A universally appealing
immigrant family drama

How Black Mothers Say I Love You tells a story of separation and reconciliation

By Byron Toben

In Theatre (as well as other forms of art), we best draw the universal from the particular. Hamlet, for instance, invokes more than how Danes respond to a royal death.

That thought occurred to me in viewing playwright Trey Anthony’s split immigrant family drama, How Black Mothers Say I Love You.

How Black Mothers Say I Love You -

In this Black Theatre Workshop Production, the family is of Jamaican origin, ending in Canada. The mother, Daphne (Andrea Davis) left her two daughters in the Caribbean years earlier to establish a beachhead as a domestic worker in Toronto so they could eventually have a better life here. When the girls finally arrived, the older Valerie (Keren Roberts), cut out from Toronto to Montreal to pursue a gay life style.

The younger, Claudette (Dayane Ntibarikure) married a white man for whom she works at his company. Single mother Daphne had also had a third daughter, Cloe (Janita Shani Joseph) in Canada, who died very young.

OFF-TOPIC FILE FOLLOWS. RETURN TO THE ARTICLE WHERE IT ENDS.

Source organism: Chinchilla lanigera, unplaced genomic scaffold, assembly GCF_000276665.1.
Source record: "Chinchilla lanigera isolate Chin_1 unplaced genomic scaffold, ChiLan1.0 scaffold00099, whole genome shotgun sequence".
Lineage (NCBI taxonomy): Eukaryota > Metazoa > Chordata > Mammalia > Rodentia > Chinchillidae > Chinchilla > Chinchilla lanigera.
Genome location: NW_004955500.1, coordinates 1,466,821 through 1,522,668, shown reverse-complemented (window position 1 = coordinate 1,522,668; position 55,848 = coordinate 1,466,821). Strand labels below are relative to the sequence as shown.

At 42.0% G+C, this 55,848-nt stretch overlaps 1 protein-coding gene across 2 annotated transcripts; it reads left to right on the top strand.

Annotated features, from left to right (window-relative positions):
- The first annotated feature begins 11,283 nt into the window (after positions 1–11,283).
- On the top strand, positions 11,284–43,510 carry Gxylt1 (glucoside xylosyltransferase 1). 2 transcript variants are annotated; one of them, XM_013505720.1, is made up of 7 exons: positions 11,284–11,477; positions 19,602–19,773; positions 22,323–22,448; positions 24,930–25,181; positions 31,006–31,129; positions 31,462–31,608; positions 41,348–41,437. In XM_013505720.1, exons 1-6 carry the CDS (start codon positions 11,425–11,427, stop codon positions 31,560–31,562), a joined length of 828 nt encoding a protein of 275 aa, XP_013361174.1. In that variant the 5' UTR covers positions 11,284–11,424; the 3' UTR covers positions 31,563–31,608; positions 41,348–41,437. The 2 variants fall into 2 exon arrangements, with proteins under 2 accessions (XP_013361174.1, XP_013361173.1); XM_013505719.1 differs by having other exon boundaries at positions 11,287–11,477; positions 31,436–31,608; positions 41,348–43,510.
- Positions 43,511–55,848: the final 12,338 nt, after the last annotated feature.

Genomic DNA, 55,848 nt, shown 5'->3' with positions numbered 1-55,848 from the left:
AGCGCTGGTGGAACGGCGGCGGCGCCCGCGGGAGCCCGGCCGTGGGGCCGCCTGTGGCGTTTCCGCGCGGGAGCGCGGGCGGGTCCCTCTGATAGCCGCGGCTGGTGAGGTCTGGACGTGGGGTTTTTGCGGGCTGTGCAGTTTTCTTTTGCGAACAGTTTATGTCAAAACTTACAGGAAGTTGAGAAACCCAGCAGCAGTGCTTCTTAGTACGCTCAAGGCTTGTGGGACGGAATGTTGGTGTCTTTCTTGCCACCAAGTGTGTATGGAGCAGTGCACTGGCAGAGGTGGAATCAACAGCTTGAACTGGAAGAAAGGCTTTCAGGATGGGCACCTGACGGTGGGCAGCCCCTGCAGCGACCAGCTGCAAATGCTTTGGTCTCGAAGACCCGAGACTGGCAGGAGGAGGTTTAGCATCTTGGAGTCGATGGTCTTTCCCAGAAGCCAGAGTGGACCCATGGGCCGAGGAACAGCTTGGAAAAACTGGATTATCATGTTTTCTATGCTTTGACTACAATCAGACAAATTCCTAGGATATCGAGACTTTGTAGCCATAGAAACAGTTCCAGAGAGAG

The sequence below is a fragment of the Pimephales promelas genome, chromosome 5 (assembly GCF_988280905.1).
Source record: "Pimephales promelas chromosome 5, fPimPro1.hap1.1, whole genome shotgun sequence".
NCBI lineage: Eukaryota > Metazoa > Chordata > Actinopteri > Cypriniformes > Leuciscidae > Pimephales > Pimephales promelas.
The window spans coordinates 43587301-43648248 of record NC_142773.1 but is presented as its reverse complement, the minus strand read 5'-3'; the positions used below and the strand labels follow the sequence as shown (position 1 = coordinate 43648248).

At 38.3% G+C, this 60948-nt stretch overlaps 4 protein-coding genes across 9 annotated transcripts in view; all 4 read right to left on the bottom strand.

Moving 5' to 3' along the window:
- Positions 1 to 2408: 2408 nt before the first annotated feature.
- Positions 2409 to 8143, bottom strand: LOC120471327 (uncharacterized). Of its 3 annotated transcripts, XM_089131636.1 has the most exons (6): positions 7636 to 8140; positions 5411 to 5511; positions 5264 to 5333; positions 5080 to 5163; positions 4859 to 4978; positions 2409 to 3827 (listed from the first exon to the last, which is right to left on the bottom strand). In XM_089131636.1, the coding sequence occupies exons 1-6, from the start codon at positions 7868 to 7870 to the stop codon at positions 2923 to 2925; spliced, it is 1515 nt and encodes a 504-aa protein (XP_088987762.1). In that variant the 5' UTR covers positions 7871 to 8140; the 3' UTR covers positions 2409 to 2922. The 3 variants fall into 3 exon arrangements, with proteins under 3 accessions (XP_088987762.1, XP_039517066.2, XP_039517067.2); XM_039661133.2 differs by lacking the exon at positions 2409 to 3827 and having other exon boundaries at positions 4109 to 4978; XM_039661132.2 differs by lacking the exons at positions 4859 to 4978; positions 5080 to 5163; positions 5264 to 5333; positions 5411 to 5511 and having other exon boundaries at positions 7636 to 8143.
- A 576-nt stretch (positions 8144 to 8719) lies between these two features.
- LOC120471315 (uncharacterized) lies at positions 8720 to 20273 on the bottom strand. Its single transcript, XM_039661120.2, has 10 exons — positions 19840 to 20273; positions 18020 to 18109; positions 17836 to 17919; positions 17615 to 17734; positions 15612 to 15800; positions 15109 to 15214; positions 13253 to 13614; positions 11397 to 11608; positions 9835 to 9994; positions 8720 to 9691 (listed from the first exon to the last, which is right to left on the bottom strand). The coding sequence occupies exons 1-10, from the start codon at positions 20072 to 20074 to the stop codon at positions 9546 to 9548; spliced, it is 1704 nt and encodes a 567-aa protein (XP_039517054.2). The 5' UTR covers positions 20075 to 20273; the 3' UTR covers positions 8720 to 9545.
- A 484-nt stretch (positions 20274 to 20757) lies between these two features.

How Black Mothers Say I Love You - WestmountMag.caDaphne is now dying from cancer and refuses chemotherapy. Valerie returns from Montreal.

A mute spectre of Cloe haunts Daphne’s apartment, a surrealistic element in an otherwise naturalistic kitchen sink setting. Bible touting mama disapproves of Valerie’s life style.

She finds it hard to verbalize her love, but it is expressed in her own sacrifice and hard work to give the gals a start in a better life. Woven into all this are some finger-snapping tunes and body shaking dance movements. A hat selection sequence provides humorous moments.

Cloe eventually leads Daphne to the other side. Director Tamara Brown, perhaps best known here for her acting talent, further enhances her growing directing credits as well as writing a touching message in the printed program.

Ms Anthony herself is multi-talented, being a motivational speaker and producer as well as a news contributor and a playwright. Her hit play, da kink in my hair, became a TV series.

How Black Mothers Say I Love You runs until March 16 at the Centaur.
514 288-3161

Images: Andrée LanthierBouton S'inscrire à l'infolettre –

Read more articles from Byron Toben

Byron Toben, a past president of The Montreal Press Club, has been’s theatre reviewer since July 2015. Previously, he wrote for since terminated web sites Rover Arts and Charlebois Post, print weekly The Downtowner and print monthly The Senior Times. He also is an expert consultant on U.S. work permits for Canadians.

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